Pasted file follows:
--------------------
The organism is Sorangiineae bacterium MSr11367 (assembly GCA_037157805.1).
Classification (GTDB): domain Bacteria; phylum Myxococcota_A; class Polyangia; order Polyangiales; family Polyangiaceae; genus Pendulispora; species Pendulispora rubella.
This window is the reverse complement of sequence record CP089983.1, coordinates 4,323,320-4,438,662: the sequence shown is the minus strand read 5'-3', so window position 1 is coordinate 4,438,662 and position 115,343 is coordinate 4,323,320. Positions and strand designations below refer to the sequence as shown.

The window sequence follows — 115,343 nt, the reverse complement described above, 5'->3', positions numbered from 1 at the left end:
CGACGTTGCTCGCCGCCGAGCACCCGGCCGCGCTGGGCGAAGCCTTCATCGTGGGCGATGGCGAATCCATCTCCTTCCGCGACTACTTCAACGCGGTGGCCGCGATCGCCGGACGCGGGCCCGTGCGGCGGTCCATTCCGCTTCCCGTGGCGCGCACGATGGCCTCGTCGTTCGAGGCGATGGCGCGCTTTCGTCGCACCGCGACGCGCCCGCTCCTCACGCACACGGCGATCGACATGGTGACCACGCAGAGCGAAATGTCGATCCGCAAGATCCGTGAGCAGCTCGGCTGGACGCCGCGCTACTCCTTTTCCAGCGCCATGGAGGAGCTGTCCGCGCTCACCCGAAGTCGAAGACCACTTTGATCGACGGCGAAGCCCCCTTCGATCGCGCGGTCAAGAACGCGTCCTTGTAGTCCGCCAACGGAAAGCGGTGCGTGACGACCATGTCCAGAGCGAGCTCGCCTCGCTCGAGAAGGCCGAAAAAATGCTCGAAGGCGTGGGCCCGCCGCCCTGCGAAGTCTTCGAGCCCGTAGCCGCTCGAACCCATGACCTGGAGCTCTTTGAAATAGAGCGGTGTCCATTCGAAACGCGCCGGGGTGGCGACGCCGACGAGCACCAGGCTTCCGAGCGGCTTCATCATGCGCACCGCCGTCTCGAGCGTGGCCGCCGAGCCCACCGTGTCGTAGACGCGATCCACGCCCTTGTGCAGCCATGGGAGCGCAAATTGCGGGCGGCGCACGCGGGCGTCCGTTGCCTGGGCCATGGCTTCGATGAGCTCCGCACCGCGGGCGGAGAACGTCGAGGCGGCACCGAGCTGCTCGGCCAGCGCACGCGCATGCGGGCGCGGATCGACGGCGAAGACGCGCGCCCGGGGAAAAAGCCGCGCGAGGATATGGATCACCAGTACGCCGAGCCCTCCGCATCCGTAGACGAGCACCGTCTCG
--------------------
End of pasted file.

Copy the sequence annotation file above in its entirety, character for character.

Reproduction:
The organism is Sorangiineae bacterium MSr11367 (assembly GCA_037157805.1).
Classification (GTDB): domain Bacteria; phylum Myxococcota_A; class Polyangia; order Polyangiales; family Polyangiaceae; genus Pendulispora; species Pendulispora rubella.
This window is the reverse complement of sequence record CP089983.1, coordinates 4,323,320-4,438,662: the sequence shown is the minus strand read 5'-3', so window position 1 is coordinate 4,438,662 and position 115,343 is coordinate 4,323,320. Positions and strand designations below refer to the sequence as shown.

The window sequence follows — 115,343 nt, the reverse complement described above, 5'->3', positions numbered from 1 at the left end:
CGACGTTGCTCGCCGCCGAGCACCCGGCCGCGCTGGGCGAAGCCTTCATCGTGGGCGATGGCGAATCCATCTCCTTCCGCGACTACTTCAACGCGGTGGCCGCGATCGCCGGACGCGGGCCCGTGCGGCGGTCCATTCCGCTTCCCGTGGCGCGCACGATGGCCTCGTCGTTCGAGGCGATGGCGCGCTTTCGTCGCACCGCGACGCGCCCGCTCCTCACGCACACGGCGATCGACATGGTGACCACGCAGAGCGAAATGTCGATCCGCAAGATCCGTGAGCAGCTCGGCTGGACGCCGCGCTACTCCTTTTCCAGCGCCATGGAGGAGCTGTCCGCGCTCACCCGAAGTCGAAGACCACTTTGATCGACGGCGAAGCCCCCTTCGATCGCGCGGTCAAGAACGCGTCCTTGTAGTCCGCCAACGGAAAGCGGTGCGTGACGACCATGTCCAGAGCGAGCTCGCCTCGCTCGAGAAGGCCGAAAAAATGCTCGAAGGCGTGGGCCCGCCGCCCTGCGAAGTCTTCGAGCCCGTAGCCGCTCGAACCCATGACCTGGAGCTCTTTGAAATAGAGCGGTGTCCATTCGAAACGCGCCGGGGTGGCGACGCCGACGAGCACCAGGCTTCCGAGCGGCTTCATCATGCGCACCGCCGTCTCGAGCGTGGCCGCCGAGCCCACCGTGTCGTAGACGCGATCCACGCCCTTGTGCAGCCATGGGAGCGCAAATTGCGGGCGGCGCACGCGGGCGTCCGTTGCCTGGGCCATGGCTTCGATGAGCTCCGCACCGCGGGCGGAGAACGTCGAGGCGGCACCGAGCTGCTCGGCCAGCGCACGCGCATGCGGGCGCGGATCGACGGCGAAGACGCGCGCCCGGGGAAAAAGCCGCGCGAGGATATGGATCACCAGTACGCCGAGCCCTCCGCATCCGTAGACGAGCACCGTCTCG